2. WillofLa

    But how does the government do this protecting? It does it by staying out of the way of what the people create in order for them to be as prosperous as they are able. Just like your home, if the roof is leaking, you get up there and fix it. If you run low on food, you go out and buy somemore. If you neglect to pay the electric bill and your lights don’t work anymore then you can’t provide that safe and secure environment you are expected to provide. You don’t tell your kids that now in order for the lights to come back on they have to get a job and pay for their lights. This is undue hardship being placed on the people who want to be creative but now have to take some of that time and commit it to working to pay for something that is supposed to be provided at no cost, like freedom. You’re not supposed to have to pay to be free. Nor are you supposed to be charged by the government for whatever freedom you can afford to buy. You are supposed to get all the freedom you have been given by God, for free. And have that right protected by the government.

    See, the government does for us what we aren’t able to do for ourselves. Just like keeping the lights on in your home, it is not supposed to be the job of the kids to provide for themselves any light, food, air conditioning, or transportation they need to do what they need to be as free and creative as they are supposed to be. Otherwise if they have to provide for themselves then what do they need mom and dad for? And if they have to go down to the Mexican border and stop anyone coming across who isn’t supposed to be doing that, then why should we pay more and more for the same protection if we’re not getting what we’re paying for? We’ll just do it ourselves.
    But the government is stopping us from going down there and stop Mexican’s with whatever means we have available and do it ourselves.

    So now the government has become a henderance to our freedom by 1) not providing a safe environment, and 2) stopping us from providing it for ourselves. So the government has become a stumbling block to our right to being free and safe. What good are they? They need to be gotten rid of so that we can make other arrangements with someone else or something else so that we can stop having to worry about illegals for instance, costing us billions of dollars a month in having to take care of all of them when we’re not supposed to have to do that. See, the government is being negligent in their duties, and have changed the definition of what it is they are supposed to do according to our law. The government has changed the laws so as to give them power they’re not supposed to have. We need to take that power away from them and return it to what the Constitution says is supposed to provide.

  3. WillofLa

    The role of the government is to see to it that a environment of freedom is not only provided, but protected. But to what extent would they need to do that? All they would need to do is for you to take a look at your own home life. Don’t you do the same thing that the government would be doing for us? You establish an environment where all the things that a free person would need in order to do anything a free person would want to do. In your home you provide food for everyone, that you buy so that your kids won’t be so much concerned about being hungry that they can’t think about being creative. It’s hard to create when you’re hungry. You provide a home that is comfortable for everyone so that if you want to do something you don’t have a henderance in doing that thing because you are freezing or burning up from being so hot you can’t think about anything else. There aren’t big holes in the roof where the rain is pouring into the kids room and they can’t do their big poster board project because the ceiling is leaking and the poster board is wet.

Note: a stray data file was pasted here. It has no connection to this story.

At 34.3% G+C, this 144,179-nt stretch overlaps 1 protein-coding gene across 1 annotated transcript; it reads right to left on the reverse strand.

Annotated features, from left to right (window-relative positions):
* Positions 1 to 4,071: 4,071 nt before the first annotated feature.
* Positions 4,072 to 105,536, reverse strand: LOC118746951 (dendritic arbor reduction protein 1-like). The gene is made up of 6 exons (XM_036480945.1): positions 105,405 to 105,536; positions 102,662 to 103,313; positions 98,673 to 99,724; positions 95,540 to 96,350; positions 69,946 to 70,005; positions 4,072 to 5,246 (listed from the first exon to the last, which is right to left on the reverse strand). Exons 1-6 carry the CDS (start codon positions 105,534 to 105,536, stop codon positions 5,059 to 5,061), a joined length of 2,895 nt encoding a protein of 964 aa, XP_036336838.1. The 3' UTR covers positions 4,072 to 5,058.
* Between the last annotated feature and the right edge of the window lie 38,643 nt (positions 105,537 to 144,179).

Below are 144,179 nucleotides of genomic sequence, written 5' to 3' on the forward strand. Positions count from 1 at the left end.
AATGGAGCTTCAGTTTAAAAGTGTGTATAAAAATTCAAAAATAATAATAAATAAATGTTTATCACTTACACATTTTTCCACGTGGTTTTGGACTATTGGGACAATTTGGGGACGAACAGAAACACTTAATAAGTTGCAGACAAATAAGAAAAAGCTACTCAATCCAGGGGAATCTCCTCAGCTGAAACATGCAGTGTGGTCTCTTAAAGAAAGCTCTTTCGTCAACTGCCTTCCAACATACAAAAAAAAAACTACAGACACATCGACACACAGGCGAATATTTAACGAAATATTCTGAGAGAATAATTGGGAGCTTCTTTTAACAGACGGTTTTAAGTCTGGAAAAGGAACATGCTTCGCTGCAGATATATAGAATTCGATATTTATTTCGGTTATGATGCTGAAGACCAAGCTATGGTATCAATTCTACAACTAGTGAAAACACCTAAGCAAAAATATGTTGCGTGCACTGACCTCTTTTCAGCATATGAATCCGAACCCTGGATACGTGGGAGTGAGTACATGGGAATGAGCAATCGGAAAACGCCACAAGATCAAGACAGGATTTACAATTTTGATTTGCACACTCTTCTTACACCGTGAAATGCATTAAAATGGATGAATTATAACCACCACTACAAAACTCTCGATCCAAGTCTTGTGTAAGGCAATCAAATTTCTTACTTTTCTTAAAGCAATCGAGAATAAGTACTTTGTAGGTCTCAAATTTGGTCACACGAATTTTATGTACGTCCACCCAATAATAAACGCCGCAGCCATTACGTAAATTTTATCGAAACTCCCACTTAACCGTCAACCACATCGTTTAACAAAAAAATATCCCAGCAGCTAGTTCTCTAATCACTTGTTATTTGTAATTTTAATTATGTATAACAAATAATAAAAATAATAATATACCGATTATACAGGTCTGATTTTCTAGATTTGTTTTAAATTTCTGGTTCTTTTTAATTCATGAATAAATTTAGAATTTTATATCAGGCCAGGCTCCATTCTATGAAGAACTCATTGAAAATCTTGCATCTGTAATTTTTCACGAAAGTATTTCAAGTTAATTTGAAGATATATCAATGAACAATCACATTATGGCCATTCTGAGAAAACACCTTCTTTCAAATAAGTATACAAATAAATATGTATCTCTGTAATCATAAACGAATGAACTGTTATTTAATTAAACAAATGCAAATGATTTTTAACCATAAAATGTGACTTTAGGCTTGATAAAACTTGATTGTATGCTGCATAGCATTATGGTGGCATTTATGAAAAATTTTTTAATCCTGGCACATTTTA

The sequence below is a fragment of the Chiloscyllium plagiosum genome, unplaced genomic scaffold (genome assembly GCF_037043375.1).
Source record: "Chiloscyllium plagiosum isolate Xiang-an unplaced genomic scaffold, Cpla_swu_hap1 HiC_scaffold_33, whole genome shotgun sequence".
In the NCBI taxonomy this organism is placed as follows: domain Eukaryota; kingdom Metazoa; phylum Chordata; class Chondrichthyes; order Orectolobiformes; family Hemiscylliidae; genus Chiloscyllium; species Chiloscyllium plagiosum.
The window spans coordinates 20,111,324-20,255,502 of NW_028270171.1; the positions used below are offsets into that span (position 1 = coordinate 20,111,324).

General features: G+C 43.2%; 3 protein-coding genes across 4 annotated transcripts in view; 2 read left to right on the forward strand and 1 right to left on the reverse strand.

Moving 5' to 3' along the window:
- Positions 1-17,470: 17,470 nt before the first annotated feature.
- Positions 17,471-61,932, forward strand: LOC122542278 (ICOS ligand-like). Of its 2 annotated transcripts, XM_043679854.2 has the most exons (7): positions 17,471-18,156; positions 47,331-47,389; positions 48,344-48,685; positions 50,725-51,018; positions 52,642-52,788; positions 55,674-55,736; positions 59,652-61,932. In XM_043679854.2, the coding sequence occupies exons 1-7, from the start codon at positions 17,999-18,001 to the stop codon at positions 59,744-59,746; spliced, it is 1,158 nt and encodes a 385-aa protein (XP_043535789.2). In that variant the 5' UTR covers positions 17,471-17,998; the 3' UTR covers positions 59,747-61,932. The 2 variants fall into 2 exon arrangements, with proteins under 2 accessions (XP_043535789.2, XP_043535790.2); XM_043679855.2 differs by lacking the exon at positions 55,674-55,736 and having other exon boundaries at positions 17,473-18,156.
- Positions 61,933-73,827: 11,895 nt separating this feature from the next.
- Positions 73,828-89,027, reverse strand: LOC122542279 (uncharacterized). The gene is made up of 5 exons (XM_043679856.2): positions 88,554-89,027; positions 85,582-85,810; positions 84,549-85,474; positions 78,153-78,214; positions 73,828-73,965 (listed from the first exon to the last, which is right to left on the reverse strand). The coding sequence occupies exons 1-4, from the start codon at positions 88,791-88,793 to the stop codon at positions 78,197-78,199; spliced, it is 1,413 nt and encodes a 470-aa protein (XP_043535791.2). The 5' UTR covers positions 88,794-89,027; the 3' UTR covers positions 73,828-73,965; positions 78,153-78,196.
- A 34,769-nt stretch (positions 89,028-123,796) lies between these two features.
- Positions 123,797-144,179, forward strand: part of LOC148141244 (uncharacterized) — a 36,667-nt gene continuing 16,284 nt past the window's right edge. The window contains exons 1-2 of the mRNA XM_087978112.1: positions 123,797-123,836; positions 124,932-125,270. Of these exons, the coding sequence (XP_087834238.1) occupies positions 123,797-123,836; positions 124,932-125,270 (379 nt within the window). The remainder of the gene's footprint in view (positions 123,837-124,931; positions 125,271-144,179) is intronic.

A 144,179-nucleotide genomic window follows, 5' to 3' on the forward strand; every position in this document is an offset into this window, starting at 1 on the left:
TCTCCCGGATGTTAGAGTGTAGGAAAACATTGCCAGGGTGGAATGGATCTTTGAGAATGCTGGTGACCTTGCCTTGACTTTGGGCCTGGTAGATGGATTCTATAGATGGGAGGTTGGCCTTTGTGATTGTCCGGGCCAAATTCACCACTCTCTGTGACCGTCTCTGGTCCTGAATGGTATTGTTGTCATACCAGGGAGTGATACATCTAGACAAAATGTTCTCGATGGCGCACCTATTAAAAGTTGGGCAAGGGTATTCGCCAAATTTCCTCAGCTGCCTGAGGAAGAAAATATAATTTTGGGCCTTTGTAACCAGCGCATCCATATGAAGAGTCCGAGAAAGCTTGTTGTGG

The home is like the whole physical country and people were allowed to be free enough to build everything that was needed in order for anyone to be able to do whatever they had the idea to do. The job of the government is to make sure some invaders don’t come in and start burning down our cities which if that happened someone would not be able to start his own business because the building he needs to start that business in is on fire and he’s being shot at by invaders. See? The job of the government is to protect the environment that is created by the people in order that everyone has a fair chance to do whatever they want. If someone refuses to let someone build a building because they are afraid it would allow to many trees to be cut down, they want to save the trees. Then the government should make sure the person can move to another town and start over there without having to worry about saving trees. The government could come in and make that person who didn’t want the trees cut down to allow the tree’s cut down, but it was found out that they owned the land where the trees were, and the other guy wanted to buy a piece of that land. The government shouldn’t have the right to prohibit someone from cutting down trees if they can buy the land, and neither does the government have the right to stop someone from creating a business by ourlawing cutting down any trees. See?

    The government must protect as much freedom to do whatever anyone wants to do as the Constitution allows, and that is protect everyone’s rights to do as they wish, but at the same time protect the rights of each individual from anyone who would violate the rights of people by doing whatever it was they want to do. Protect, not take away. Provide and promote an environment of prosperity that everyone can fairly access without concern of their rights being violated if they decided to access the opportunity to be prosperous.